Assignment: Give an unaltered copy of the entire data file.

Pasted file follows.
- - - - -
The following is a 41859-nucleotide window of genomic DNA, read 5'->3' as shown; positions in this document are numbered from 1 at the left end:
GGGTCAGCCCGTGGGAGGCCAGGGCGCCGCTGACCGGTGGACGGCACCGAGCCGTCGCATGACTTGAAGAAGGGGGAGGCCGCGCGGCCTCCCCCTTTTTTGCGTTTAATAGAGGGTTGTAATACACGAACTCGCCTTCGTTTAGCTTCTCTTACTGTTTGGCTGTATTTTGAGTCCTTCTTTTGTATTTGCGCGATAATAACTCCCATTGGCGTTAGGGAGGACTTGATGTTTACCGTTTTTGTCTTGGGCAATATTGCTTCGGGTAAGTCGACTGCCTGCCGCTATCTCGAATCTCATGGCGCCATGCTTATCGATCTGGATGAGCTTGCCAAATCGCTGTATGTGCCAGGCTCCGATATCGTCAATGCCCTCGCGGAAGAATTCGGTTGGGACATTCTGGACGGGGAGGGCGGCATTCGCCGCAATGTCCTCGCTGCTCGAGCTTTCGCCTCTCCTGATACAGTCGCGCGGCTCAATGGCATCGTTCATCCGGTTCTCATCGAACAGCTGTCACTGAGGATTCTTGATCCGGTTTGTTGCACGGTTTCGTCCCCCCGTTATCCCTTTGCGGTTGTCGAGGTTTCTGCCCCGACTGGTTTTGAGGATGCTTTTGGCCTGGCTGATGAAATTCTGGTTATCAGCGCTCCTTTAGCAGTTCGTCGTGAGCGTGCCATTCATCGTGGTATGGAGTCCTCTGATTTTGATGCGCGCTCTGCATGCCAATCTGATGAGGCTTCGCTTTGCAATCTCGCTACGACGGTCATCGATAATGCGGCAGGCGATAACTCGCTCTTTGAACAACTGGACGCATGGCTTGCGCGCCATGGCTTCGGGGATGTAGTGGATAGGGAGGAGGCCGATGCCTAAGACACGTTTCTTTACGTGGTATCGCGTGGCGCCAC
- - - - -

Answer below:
The following is a 41859-nucleotide window of genomic DNA, read 5'->3' as shown; positions in this document are numbered from 1 at the left end:
GGGTCAGCCCGTGGGAGGCCAGGGCGCCGCTGACCGGTGGACGGCACCGAGCCGTCGCATGACTTGAAGAAGGGGGAGGCCGCGCGGCCTCCCCCTTTTTTGCGTTTAATAGAGGGTTGTAATACACGAACTCGCCTTCGTTTAGCTTCTCTTACTGTTTGGCTGTATTTTGAGTCCTTCTTTTGTATTTGCGCGATAATAACTCCCATTGGCGTTAGGGAGGACTTGATGTTTACCGTTTTTGTCTTGGGCAATATTGCTTCGGGTAAGTCGACTGCCTGCCGCTATCTCGAATCTCATGGCGCCATGCTTATCGATCTGGATGAGCTTGCCAAATCGCTGTATGTGCCAGGCTCCGATATCGTCAATGCCCTCGCGGAAGAATTCGGTTGGGACATTCTGGACGGGGAGGGCGGCATTCGCCGCAATGTCCTCGCTGCTCGAGCTTTCGCCTCTCCTGATACAGTCGCGCGGCTCAATGGCATCGTTCATCCGGTTCTCATCGAACAGCTGTCACTGAGGATTCTTGATCCGGTTTGTTGCACGGTTTCGTCCCCCCGTTATCCCTTTGCGGTTGTCGAGGTTTCTGCCCCGACTGGTTTTGAGGATGCTTTTGGCCTGGCTGATGAAATTCTGGTTATCAGCGCTCCTTTAGCAGTTCGTCGTGAGCGTGCCATTCATCGTGGTATGGAGTCCTCTGATTTTGATGCGCGCTCTGCATGCCAATCTGATGAGGCTTCGCTTTGCAATCTCGCTACGACGGTCATCGATAATGCGGCAGGCGATAACTCGCTCTTTGAACAACTGGACGCATGGCTTGCGCGCCATGGCTTCGGGGATGTAGTGGATAGGGAGGAGGCCGATGCCTAAGACACGTTTCTTTACGTGGTATCGCGTGGCGCCAC